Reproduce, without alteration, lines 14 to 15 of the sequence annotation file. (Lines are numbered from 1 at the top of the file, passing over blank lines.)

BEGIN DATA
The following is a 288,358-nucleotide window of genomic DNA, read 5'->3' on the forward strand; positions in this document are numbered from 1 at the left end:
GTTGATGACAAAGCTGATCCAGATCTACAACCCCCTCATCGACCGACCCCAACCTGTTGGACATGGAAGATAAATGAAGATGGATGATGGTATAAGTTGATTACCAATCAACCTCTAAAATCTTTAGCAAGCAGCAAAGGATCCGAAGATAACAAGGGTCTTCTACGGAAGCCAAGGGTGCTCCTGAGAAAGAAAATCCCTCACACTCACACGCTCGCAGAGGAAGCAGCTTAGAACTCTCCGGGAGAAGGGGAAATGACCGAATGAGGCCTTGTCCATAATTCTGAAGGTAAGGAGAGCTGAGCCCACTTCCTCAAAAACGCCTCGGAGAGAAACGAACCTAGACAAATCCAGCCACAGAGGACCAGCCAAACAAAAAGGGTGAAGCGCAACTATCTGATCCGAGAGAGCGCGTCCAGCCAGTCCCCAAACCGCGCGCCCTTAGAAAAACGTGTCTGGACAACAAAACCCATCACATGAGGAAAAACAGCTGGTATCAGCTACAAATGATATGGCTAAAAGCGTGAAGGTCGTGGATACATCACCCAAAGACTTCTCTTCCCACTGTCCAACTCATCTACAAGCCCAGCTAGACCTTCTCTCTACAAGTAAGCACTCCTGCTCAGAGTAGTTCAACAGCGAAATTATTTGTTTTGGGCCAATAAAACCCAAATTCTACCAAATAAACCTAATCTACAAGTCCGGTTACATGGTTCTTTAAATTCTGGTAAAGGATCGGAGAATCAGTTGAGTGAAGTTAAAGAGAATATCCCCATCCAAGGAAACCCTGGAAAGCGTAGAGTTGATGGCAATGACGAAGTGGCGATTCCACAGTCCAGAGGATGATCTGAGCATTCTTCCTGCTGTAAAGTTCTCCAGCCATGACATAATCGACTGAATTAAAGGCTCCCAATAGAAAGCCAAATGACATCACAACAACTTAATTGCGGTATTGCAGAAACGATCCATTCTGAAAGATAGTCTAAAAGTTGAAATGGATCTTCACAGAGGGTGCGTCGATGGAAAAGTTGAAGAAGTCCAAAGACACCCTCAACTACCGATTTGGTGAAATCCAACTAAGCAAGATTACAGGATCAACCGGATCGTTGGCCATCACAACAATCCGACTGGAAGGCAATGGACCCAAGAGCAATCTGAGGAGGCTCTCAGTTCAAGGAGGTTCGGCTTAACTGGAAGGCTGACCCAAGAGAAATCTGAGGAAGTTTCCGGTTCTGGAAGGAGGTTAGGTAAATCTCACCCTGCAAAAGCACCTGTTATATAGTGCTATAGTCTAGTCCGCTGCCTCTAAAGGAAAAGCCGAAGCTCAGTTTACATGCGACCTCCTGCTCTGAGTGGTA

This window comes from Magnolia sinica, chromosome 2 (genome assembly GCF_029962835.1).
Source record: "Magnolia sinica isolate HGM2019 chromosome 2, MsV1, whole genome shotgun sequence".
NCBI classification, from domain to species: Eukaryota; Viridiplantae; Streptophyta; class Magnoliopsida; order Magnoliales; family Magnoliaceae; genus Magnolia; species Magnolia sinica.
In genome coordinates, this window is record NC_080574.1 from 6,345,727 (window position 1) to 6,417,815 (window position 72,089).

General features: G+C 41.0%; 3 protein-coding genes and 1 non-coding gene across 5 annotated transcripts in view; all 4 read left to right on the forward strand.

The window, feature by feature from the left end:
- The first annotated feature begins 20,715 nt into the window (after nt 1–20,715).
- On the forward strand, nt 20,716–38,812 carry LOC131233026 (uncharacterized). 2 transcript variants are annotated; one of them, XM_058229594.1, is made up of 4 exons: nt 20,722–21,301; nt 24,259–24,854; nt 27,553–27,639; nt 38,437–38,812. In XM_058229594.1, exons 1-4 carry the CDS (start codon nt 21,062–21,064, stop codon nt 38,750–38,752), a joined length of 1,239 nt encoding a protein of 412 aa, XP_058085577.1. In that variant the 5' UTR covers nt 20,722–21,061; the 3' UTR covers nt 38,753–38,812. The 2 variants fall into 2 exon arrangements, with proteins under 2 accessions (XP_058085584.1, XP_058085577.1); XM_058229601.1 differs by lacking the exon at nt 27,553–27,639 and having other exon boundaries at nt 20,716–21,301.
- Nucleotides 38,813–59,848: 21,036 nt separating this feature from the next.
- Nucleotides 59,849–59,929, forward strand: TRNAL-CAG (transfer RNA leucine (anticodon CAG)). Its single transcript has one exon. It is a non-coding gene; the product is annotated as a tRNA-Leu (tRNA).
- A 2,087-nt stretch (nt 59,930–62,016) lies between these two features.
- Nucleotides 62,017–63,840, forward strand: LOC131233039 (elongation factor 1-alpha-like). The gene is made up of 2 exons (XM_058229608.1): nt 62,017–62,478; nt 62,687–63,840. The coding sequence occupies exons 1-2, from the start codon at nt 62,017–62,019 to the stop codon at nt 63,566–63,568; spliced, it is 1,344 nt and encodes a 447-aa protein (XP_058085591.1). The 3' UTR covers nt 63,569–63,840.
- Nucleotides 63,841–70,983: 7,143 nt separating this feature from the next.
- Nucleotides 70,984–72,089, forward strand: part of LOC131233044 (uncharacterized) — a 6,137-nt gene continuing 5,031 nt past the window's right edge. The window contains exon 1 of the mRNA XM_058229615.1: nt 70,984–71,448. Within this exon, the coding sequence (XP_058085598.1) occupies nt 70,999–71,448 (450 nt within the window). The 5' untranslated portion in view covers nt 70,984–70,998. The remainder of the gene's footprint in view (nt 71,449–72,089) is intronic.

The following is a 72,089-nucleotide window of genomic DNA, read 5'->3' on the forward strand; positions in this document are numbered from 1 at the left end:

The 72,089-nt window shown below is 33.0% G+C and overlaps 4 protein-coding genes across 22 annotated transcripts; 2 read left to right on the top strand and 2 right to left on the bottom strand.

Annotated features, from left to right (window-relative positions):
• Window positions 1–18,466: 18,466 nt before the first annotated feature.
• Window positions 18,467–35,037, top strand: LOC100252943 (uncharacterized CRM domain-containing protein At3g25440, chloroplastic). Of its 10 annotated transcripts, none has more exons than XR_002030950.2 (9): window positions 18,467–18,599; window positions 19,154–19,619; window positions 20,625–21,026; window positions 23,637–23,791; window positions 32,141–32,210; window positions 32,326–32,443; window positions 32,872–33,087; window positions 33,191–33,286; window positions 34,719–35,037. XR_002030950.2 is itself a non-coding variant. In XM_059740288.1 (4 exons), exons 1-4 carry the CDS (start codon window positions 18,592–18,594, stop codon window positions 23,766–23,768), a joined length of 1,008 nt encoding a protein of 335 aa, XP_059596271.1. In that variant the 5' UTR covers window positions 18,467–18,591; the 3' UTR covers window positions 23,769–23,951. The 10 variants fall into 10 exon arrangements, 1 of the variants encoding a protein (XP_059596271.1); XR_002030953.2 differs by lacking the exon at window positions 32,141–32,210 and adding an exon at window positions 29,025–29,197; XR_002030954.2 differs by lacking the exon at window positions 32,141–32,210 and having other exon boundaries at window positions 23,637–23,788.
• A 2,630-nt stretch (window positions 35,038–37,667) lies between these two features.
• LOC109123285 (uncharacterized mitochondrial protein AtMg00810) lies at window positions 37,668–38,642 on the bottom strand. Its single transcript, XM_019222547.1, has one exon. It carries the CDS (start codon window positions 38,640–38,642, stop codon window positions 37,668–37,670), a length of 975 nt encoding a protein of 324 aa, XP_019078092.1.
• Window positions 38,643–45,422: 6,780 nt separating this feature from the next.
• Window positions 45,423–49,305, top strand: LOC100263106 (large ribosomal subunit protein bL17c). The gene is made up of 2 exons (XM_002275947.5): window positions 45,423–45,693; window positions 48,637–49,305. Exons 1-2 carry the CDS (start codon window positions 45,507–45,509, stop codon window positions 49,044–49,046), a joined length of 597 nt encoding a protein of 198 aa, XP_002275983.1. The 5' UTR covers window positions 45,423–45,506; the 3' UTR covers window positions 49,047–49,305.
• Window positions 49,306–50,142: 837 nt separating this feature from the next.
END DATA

- Nucleotides 62,017–63,840, forward strand: LOC131233039 (elongation factor 1-alpha-like). The gene is made up of 2 exons (XM_058229608.1): nt 62,017–62,478; nt 62,687–63,840. The coding sequence occupies exons 1-2, from the start codon at nt 62,017–62,019 to the stop codon at nt 63,566–63,568; spliced, it is 1,344 nt and encodes a 447-aa protein (XP_058085591.1). The 3' UTR covers nt 63,569–63,840.
- Nucleotides 63,841–70,983: 7,143 nt separating this feature from the next.